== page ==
Snowy-Dumbarton by baaker2009



DUMBARTON CASTLE1 by S McK
DUMBARTON CASTLE1, a photo by S McK on Flickr. 

The county town of Dumbarton is home to one of the oldest strongholds in Britain, well-worn harbor, a beautiful old golf course, a popular football club, and carpets of bluebells. Those who were raised in the area and have left it long since still remember “Mrs. Millar’s wee sweet shop,” St. Mungo’s church, a cool swim in the freshwater spring, and gathering whelks, mussels, and “clabby doos” nearby. One former resident of Renton, a village near Dumbarton, went to America and served in the Vietnam war, and he credited “Renton toughness and savvy” for seeing him through. Dumbarton made these people what they are today. 

Dumbarton by yellow book
Dumbarton, a photo by yellow book on Flickr. 

The Scottish-Gaelic name, Dùn Breatainn, means “fort of the Britons”, which gives you a little idea of how ancient this place is. Dumbarton’s overpowering symbol of ancient might is Dumbarton Castle, an edifice of stone which sits with its back to the huge, volcanic Dumbarton Rock. This rock has been the center of the town’s defense since at least the Iron Age. Imagine it: some of this town’s earliest citizens traded with the Romans. The history of Dumbarton through the Dark Ages is…well…dark, but it’s speculated that this area was at war with the Picts, and Merlin may have stayed here in the 570s. According to Historic Scotland, “Dumbarton Rock is everything one imagines a mighty Dark-Age stronghold to have been.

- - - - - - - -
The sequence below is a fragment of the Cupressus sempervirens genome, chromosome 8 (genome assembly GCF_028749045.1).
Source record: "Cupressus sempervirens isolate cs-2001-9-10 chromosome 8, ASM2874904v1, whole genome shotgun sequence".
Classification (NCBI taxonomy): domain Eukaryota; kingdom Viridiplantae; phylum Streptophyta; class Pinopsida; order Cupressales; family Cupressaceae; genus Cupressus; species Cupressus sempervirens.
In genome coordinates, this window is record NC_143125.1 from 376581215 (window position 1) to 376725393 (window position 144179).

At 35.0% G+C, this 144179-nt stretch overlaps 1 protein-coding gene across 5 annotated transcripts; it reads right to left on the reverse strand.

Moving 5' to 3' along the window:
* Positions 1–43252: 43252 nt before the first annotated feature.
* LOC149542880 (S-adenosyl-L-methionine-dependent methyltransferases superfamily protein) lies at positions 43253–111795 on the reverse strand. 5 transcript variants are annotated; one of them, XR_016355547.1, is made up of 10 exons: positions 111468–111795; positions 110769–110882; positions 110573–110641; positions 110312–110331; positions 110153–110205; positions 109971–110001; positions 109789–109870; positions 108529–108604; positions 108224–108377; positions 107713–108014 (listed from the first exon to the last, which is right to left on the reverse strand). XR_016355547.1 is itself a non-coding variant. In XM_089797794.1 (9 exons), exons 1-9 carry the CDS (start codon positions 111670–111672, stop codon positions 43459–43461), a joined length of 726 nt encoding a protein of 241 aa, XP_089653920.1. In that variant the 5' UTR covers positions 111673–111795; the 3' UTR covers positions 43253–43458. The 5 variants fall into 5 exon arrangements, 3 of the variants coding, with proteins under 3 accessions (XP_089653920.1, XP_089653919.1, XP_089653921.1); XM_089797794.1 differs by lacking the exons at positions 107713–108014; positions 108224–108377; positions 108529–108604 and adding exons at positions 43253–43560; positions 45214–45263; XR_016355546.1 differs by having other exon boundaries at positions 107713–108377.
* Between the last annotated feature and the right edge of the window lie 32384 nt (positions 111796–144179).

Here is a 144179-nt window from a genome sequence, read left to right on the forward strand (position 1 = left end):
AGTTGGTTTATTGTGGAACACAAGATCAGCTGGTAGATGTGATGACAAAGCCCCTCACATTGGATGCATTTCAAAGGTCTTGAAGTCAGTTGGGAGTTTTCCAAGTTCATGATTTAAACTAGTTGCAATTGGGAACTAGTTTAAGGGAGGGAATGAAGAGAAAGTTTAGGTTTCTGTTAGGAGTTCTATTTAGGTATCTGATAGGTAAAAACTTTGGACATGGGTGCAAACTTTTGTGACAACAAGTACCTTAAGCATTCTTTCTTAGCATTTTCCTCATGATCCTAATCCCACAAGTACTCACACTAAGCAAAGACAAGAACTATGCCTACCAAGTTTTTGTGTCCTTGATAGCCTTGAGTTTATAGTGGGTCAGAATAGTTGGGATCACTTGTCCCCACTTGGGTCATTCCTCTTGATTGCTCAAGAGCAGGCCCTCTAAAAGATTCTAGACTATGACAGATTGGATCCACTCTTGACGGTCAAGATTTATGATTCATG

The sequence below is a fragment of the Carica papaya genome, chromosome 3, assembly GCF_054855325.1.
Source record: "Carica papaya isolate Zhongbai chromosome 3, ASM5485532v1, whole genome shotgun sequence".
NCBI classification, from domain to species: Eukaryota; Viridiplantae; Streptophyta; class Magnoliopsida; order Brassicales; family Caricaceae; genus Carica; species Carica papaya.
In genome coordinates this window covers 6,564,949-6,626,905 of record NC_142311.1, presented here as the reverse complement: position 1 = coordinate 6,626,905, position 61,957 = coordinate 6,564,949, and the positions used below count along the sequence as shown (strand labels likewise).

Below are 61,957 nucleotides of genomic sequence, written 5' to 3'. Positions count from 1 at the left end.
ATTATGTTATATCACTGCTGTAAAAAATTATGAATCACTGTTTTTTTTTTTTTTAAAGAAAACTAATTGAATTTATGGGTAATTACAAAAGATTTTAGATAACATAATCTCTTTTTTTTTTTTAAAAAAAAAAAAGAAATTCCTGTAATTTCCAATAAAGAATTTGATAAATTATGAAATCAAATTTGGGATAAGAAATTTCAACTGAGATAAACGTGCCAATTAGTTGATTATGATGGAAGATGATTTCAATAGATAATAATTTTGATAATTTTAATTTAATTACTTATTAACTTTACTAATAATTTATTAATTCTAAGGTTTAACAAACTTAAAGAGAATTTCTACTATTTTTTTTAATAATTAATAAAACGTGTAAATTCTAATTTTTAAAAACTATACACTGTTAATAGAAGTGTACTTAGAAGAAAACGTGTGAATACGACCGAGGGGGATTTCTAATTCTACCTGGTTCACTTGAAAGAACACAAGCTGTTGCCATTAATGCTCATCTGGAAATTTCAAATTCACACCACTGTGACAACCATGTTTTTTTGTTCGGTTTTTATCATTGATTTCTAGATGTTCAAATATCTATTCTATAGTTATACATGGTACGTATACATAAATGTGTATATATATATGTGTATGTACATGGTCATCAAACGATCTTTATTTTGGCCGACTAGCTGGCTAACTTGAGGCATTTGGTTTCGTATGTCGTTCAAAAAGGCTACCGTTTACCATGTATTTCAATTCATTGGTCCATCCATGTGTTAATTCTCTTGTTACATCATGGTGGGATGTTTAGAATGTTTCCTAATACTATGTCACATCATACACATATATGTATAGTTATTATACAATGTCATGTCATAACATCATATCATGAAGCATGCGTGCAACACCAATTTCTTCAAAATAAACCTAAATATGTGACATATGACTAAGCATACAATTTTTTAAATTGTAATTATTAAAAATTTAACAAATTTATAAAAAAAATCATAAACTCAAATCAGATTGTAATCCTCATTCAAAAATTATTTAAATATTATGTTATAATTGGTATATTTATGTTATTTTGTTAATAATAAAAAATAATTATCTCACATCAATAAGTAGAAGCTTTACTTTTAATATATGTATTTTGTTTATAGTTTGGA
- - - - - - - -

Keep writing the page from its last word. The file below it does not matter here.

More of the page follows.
The volcanic rock rises up almost sheer from the murky waters that swirl around its base, and from its twin peaks – White Tower Crag and the Beak – you can see for miles.” A little-known fact is that in the Dark Ages and Medieval times the Norwegian border was located only a few miles from Dumbarton, which made this fortress all the more strategic. The castle was revamped and rebuilt over the years, weathering storms and battles, and would not rest in peace until 1941 when Dumbarton Rock was bombarded by another enemy–the Nazis. This is a castle that has seen 1,500 years of use. Quite a record. Though little if any of the structure remains from Dark Age and Medieval times, and is instead 17th and 18th century architecture, Dumbarton Castle can still be visited today for a £4.50 ticket.


Clyde vista by baaker2009
Clyde vista, a photo by baaker2009 on Flickr.


But there’s more to Dumbarton than its famous castle. 
  • Some speculate that Saint Patrick was born here (perhaps this has something to do with the nearby Kilpatrick Hills?). 
  • When the Black Death consumed Britain in the 14th century, Dumbarton was acutely affected, then in the 15th century much of the town was burned to the ground! Perhaps this is the toughness and savvy that the Vietnam veteran was thinking about. 
  • Before the Clyde became a major shipbuilding area, Dumbarton’s most important non-cottage industry was glassmaking. The Dixons (one of the richest families in Scotland in the 18th century) built numerous glass kilns that eventually “dominated the skyline”. Glass for bottles, windows, etc. were produced here for some time, but after a series of Dixon deaths the entire industry came to a standstill.
  • Dumbarton-distillery by baaker2009
    Dumbarton-distillery, a photo by baaker2009 on Flickr.